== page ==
IMG 3715 A Good Enough x86: What 2013 Will Bring for AMDs Mobile Efforts

While mobile isn't the only thing AMD is pushing in 2013, it will likely have a centre piece in AMD's strategy for the year given the strength of the mobile market in comparison to the shrinking PC sector. In 2013 AMD will roll out three distinct lines to meet the demand for three different types of consumer: Performance tablets, hybrids, and small screen touch. These three different classes of computing will be met by the company's three different lines: Temash, Kabini and Richland.  

AMD has long conceded defeat to Intel in the pure CPU performance game. Rory Read, the underdog chipmaker's CEO, concluded in 2012 that his company could never quite match Intel in the transistor-for-transistor performance game so it would look to other avenues aside from high-end CPUs to grow the company. While AMD can't hope to get a chip in every handheld in the spirit of ARM, it can offer to consumers something that neither Intel nor ARM-licensees directly can: a bridge between tablets and netbooks. 

While mobile isn't the only thing AMD is pushing in 2013, it will likely have a centre piece in AMD's strategy for the year given the strength of the mobile market in comparison to the shrinking PC sector. In 2013 AMD will roll out three distinct lines to meet the demand for three different types of consumer: Performance tablets, hybrids, and small screen touch. These three different classes of computing will be met by the company's three different lines: Temash, Kabini and Richland.   

Comparing Atoms to Temashes 

AMD's Temash platform is the company's low-power platform designed to take on Intel's Atom family CloverTrail. It will come in three offerings: the A6-1450, the A4-1250, and the A4-1200.  

The A6-1450 has four cores with base clock speed of 1GHz with a max speed of 1.4GHz, a Radeon 8250 with 128 Radeon cores clocked at a base speed of 300MHz and a max speed of 400MHz, and a TDP of 8W. The mid-range A4-1250 has two cores clocked at 1GHz, a Radeon HD 8210 with 128 cores clocked at 300MHz, and a TDP of 9W. Finally, the A4-1200 has two cores clocked at 1GHz, a Radeon HD 8180 with 128 cores clocked at 225MHz and a TDP of 3.9W.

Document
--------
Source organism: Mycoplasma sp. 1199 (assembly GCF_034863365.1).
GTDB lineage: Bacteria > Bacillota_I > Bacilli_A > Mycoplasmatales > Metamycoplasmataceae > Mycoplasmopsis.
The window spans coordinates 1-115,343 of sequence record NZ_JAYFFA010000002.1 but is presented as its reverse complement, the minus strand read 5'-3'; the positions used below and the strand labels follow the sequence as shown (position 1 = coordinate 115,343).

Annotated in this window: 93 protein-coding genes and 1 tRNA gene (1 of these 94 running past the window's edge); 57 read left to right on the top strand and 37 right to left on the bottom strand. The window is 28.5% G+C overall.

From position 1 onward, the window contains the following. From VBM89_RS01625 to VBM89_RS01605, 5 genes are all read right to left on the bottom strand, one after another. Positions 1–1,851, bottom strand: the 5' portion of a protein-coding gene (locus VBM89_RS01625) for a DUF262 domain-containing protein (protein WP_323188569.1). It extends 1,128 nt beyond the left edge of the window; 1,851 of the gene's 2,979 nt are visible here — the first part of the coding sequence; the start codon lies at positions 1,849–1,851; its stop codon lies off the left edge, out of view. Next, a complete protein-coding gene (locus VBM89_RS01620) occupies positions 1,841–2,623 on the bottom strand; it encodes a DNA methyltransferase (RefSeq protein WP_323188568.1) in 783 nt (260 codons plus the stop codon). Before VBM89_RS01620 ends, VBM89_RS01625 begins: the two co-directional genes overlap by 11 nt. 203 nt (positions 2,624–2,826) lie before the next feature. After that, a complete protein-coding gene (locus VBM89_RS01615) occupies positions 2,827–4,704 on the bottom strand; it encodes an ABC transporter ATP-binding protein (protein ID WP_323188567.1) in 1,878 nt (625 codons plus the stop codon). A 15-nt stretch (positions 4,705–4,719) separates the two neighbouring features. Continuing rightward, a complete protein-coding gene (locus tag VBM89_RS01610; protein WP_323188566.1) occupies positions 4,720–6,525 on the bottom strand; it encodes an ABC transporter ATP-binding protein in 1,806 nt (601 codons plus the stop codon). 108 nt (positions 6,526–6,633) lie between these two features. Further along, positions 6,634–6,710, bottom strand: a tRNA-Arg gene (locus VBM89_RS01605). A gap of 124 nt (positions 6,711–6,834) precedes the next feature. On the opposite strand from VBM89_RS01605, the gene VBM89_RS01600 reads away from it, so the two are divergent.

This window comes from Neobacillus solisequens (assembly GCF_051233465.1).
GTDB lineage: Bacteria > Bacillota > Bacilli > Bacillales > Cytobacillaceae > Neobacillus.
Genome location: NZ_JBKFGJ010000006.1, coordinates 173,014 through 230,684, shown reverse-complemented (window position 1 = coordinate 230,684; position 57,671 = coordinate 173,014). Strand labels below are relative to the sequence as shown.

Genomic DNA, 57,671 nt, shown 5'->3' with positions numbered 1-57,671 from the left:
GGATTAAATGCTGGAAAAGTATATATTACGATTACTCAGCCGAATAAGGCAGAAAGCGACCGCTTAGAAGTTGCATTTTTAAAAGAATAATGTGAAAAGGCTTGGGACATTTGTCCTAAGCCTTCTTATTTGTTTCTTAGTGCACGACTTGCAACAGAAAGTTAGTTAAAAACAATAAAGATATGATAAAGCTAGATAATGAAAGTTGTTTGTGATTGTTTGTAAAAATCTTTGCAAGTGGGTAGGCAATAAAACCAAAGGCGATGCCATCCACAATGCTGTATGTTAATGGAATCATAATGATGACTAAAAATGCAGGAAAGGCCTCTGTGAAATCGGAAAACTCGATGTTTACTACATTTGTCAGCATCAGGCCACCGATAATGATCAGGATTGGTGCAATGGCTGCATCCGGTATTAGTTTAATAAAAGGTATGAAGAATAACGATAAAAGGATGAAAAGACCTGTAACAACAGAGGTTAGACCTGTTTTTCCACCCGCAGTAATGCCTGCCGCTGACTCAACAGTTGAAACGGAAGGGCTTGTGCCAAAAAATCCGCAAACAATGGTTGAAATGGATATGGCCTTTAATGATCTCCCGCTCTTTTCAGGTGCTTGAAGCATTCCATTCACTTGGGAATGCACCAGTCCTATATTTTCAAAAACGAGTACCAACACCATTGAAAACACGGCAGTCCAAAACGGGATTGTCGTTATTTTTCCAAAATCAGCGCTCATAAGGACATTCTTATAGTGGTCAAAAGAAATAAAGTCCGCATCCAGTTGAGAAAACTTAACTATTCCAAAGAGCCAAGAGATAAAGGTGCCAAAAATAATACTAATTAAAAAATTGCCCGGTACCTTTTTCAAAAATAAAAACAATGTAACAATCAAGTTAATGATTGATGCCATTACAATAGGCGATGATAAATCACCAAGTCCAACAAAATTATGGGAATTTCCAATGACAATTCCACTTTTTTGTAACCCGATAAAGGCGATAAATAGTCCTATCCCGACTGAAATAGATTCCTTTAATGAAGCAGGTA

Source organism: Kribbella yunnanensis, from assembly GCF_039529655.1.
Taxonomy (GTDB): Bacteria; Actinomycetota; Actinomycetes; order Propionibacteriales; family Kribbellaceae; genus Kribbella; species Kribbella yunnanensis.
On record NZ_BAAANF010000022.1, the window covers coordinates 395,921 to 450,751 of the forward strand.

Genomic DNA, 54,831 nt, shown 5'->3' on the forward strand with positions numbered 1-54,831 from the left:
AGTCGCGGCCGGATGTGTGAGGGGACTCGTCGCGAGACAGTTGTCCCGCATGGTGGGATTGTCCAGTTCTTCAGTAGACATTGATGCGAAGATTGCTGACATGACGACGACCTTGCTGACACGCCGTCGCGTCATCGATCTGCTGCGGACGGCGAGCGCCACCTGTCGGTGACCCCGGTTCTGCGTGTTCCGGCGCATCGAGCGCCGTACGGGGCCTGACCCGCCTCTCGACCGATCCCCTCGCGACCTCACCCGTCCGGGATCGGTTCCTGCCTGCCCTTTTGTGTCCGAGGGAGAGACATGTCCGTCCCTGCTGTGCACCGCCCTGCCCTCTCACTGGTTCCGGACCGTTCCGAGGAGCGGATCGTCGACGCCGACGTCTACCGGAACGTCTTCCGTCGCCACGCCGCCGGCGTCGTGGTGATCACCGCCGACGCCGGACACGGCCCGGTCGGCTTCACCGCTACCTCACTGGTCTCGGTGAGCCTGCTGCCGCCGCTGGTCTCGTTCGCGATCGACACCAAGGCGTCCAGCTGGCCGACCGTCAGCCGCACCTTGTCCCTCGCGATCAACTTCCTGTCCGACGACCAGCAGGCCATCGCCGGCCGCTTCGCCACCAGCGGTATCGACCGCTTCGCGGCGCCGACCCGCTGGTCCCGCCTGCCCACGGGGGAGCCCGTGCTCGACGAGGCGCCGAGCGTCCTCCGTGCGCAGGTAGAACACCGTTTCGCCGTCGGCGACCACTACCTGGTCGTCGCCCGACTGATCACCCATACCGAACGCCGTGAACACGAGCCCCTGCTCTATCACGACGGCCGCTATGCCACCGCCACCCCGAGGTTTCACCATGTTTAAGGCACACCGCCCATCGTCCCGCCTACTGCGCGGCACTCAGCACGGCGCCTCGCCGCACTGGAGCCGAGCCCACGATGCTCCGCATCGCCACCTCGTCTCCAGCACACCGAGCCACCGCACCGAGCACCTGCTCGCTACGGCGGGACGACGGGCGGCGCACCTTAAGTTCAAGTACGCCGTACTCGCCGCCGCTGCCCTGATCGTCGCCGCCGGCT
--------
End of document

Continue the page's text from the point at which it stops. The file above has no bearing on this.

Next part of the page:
In the mobile world AMD says that the series fits between an Intel Core i3 and an Atom. In comparing the chips to existing notebook architectures, AMD says the A6-1450 will be comparable with a Pentium while the A4-1250 and the A4-1200 will have horsepower similar to a Celeron.  

AMD is pushing Temash's native support for Direct X 11, support for application acceleration with GPU compute and GCN-CPU core improvements over Hondo as reasons why the chip will outperform an Atom in benchmarks.

temash A Good Enough x86: What 2013 Will Bring for AMDs Mobile Efforts

Going Mainstream with Kabini 

Kabini is AMD's "mainstream" offering in its Jaguar lineup. The Kabini crowd will power anything that AMD offers to compete against Intel's ultrabooks; AMD says the APU's SoC will meld power efficency with performance. The A6 and the A4 will compete against Intel's Core i3 and Pentium, respectively, while the E2 will be the Celeron equivalent.  

Kabini's A-series will be anchored by the A6-5200, which packs 4 CPU cores clocked at 2GHz, a Radeon 8400 with 128 cores clocked at 600MHz and has a TDP of 25W. The lower end E-series of Kabini is anchored by the E2-3000 which has two cores clocked at 1.65GHz, a Radeon 8280 with 128 cores clocked at 450MHz and has a TDP of 15W.  

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Richland: All the Power in the World

AMD's most powerful edition of the 2013 APU family, for what the company is calling "elite experiences", is Richland. While it doesn't offer much in the way of CPU improvements over its predecessors, there are noticeable improvements to the Radeon GPU the core it comes with.

In its A-series, Richland will be anchored by the A10-5757M that packs a quad-core CPU clocked at 2.5GHz base speed or a 3.5 GHz at its max speed. For a GPU it has a Radeon HD 8650G with 384 cores clocked at either 600MHz or 720MHz at its max. The chip has a 35W TDP.

Richland’s less powerful chips are the LV and ULV series APUs. They range from 2.6-2.9 GHz, and are anchored by the A10-5745M clocked at a base speed of 2.1 GHz, with a max speed of 2.9 GHz. The 5745M comes with a Radeon HD 8610G GPU with a base GPU clock speed of 533MHz and a max clock speed of 626 MHz. The TDP for the chip is 25W.

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AMD's Leap Forward

While independent benchmarks for these chips have yet to be released, AMD has potentially brought to the table a series of game changing chips. If AMD can produce hardware that performs better than Atom, perhaps at Intel Core i3 levels, they could be a fierce player on the market. Below are some of the stats of Richland from AMD's own benchmarks.

1 A Good Enough x86: What 2013 Will Bring for AMDs Mobile Efforts

AMD had a massive win getting Jaguar into both next-generation game consoles. Time will tell if Jaguar can perform equally well in the mobile world.

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